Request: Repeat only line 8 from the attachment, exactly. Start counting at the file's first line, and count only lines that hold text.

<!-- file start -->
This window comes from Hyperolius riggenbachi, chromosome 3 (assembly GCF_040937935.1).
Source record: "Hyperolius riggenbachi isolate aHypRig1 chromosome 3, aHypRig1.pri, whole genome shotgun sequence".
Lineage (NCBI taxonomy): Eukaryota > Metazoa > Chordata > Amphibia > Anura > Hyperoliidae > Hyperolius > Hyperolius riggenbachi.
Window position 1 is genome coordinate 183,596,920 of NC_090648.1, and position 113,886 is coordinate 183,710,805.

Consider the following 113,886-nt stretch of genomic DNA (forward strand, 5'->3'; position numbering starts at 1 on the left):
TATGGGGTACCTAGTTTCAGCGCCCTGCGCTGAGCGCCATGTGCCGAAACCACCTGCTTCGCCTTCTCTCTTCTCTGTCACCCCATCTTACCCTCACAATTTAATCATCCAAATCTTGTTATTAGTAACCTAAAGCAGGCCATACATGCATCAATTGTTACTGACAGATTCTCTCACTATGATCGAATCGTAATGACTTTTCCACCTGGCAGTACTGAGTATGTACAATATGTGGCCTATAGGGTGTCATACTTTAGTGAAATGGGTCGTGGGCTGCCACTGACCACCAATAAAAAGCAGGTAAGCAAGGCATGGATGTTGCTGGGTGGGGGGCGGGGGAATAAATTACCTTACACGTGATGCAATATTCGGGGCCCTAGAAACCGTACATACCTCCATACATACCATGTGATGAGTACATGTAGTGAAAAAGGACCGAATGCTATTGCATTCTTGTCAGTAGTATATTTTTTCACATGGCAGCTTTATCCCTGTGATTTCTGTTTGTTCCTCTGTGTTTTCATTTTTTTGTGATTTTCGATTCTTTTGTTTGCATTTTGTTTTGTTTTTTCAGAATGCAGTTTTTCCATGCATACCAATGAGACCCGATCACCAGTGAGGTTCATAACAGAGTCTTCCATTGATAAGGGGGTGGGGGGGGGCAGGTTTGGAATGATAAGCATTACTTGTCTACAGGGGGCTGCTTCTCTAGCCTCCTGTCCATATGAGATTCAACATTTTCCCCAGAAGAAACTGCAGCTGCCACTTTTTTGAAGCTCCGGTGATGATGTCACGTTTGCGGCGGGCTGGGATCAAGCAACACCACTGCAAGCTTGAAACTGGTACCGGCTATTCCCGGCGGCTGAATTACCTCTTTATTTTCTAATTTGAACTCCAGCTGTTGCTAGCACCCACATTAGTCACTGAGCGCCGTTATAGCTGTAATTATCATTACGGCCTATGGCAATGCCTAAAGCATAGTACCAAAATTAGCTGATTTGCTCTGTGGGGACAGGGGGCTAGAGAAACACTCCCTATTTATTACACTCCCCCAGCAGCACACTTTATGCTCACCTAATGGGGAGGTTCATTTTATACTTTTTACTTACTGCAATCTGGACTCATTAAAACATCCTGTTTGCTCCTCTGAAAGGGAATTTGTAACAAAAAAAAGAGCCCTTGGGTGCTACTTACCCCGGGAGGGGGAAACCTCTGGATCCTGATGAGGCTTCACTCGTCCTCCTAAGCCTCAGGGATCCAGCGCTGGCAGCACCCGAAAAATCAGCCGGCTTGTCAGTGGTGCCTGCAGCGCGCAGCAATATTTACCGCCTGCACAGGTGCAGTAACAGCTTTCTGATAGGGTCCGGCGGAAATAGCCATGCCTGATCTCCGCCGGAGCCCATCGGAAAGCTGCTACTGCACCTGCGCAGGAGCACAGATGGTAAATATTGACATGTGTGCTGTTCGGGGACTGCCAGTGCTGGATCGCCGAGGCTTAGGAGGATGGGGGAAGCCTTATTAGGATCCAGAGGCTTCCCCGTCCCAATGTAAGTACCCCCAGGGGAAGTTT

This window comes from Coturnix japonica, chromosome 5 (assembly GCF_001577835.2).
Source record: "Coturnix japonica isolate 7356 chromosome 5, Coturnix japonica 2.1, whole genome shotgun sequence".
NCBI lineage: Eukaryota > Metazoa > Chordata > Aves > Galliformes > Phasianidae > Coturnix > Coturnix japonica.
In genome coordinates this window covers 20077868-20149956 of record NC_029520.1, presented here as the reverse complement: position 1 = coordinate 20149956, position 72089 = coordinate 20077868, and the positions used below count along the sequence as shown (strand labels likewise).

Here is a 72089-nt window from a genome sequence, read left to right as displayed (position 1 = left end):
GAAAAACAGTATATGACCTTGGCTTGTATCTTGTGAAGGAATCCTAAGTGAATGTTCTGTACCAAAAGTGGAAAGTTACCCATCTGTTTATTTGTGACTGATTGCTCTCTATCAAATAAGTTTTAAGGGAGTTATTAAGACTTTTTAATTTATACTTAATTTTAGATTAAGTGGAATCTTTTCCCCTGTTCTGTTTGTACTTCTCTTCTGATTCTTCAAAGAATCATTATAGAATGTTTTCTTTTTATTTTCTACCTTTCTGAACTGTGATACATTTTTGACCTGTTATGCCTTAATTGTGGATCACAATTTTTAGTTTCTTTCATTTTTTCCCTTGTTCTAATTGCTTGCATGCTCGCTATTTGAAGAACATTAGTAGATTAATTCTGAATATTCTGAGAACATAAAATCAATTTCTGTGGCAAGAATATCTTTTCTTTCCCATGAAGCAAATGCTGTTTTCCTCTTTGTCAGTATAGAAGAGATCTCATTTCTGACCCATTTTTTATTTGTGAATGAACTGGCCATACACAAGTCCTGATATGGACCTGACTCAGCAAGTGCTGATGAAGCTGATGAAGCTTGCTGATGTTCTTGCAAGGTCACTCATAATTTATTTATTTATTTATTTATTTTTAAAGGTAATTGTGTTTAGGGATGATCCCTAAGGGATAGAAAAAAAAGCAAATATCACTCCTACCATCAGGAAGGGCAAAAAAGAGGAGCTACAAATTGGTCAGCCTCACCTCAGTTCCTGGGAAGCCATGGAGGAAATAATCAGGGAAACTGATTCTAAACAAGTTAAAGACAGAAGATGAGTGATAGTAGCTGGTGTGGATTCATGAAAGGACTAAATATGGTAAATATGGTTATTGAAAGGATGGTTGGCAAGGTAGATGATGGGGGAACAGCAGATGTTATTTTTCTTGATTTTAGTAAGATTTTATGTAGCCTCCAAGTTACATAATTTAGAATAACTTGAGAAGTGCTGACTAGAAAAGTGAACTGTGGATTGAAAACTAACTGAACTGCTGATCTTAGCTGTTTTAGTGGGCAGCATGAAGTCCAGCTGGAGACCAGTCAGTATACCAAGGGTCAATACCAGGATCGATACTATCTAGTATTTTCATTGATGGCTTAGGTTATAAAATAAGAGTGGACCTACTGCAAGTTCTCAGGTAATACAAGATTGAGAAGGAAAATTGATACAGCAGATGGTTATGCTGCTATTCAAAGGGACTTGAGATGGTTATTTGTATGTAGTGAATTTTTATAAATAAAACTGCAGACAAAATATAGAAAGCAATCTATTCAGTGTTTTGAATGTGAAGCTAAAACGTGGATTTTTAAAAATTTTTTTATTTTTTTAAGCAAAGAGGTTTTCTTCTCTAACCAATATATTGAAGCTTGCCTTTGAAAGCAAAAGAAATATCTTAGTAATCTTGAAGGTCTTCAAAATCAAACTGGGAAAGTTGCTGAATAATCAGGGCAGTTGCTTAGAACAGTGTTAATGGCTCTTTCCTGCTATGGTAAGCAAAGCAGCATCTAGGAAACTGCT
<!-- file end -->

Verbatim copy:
Source record: "Coturnix japonica isolate 7356 chromosome 5, Coturnix japonica 2.1, whole genome shotgun sequence".